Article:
Yang, L.A., Powrie, W. and Priest, J.A.
Dynamic stress analysis of a ballasted railway track bed during train passage
Journal of Geotechnical and Geoenvironmental Engineering, 135, (5), . (doi:10.1061/(ASCE)GT.1943-5606.0000032).
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Scientific design of a railway track formation requires an understanding of the subgrade behavior and the factors affecting it. These include the effective resilient stiffness during train passage, which is likely to depend on the stress history and the stress state of the ground, and the stress path followed during loading. This study investigates the last of these, by means of a two-dimensional dynamic finite-element analysis.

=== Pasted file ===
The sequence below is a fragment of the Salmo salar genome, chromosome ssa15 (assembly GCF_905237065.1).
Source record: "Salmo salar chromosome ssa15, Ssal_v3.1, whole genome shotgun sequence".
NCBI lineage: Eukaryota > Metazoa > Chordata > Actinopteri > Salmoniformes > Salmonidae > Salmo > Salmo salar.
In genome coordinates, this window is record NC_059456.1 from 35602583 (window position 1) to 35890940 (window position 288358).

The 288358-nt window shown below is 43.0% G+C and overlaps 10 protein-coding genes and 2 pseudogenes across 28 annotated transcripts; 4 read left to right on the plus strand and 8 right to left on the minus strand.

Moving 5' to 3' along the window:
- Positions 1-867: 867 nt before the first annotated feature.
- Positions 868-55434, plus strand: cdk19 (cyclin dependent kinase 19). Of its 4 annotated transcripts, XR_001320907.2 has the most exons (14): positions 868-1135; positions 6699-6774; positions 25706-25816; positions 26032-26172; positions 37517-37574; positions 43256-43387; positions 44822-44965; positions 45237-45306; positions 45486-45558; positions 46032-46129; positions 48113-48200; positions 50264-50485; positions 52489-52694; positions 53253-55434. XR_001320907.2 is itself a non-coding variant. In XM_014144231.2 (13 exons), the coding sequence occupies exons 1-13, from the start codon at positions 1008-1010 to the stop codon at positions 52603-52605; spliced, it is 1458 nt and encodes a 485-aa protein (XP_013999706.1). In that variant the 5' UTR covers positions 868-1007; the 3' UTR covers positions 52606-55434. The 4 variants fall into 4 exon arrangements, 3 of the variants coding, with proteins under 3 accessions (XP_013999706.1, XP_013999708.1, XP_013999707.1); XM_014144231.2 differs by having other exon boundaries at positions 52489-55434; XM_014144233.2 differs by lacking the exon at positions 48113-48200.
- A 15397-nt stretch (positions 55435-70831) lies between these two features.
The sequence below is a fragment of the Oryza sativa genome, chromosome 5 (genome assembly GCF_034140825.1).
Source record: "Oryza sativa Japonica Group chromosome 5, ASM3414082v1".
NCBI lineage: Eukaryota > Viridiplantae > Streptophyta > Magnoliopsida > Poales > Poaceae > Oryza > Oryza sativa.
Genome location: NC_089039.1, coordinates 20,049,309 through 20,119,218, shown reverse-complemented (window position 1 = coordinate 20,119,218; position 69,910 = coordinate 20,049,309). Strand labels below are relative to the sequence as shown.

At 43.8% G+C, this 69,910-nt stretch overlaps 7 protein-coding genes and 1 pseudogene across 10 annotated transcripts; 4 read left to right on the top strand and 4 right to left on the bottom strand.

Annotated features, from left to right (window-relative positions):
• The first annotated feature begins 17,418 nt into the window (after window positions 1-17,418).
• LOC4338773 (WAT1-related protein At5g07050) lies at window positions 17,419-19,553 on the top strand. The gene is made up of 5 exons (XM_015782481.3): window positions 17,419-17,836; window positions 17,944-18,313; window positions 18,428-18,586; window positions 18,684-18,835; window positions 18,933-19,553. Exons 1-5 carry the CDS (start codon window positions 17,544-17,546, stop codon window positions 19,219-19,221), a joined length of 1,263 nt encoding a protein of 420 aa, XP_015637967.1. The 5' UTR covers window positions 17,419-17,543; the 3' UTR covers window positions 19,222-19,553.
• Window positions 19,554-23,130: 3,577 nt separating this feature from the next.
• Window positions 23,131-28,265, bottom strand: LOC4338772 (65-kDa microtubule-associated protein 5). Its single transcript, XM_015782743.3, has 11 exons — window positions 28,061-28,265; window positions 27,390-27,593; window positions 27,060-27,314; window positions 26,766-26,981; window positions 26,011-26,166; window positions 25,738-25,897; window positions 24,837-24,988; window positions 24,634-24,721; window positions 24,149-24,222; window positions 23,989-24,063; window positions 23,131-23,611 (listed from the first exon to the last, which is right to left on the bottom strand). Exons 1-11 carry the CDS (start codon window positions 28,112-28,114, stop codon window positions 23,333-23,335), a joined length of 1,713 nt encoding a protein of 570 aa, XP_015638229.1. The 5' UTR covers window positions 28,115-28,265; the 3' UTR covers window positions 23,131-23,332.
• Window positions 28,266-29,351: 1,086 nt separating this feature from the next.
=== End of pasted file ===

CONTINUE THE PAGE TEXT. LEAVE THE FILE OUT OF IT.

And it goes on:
The effects of train speed, acceleration/braking, geometric variation in rail head level, and a single unsupported sleeper are considered. Results indicate that dynamic effects start to become apparent when the train speed is greater than 10% of the Rayleigh wave speed, vc, of the subgrade. At a train speed of 0.5vc, the shear stresses will be underestimated by 30% in a static analysis, and at train speeds greater than vc the stresses due to dynamic effects increase dramatically. Train acceleration/braking may increase shear stresses and horizontal displacements in the soil, and hence the requirement for track maintenance at locations where trains routinely brake or accelerate. For heavy haul freight trains, long wavelength variations in rail head level may lead to significantly increased stresses at passing frequencies (defined as the train speed divided by the wavelength of the variation in level) greater than 15, and short wavelength variations at passing frequencies of 60–70. Stress increases adjacent to an unsupported sleeper occur in the ballast and subballast layers, but rapidly become insignificant with increasing depth.
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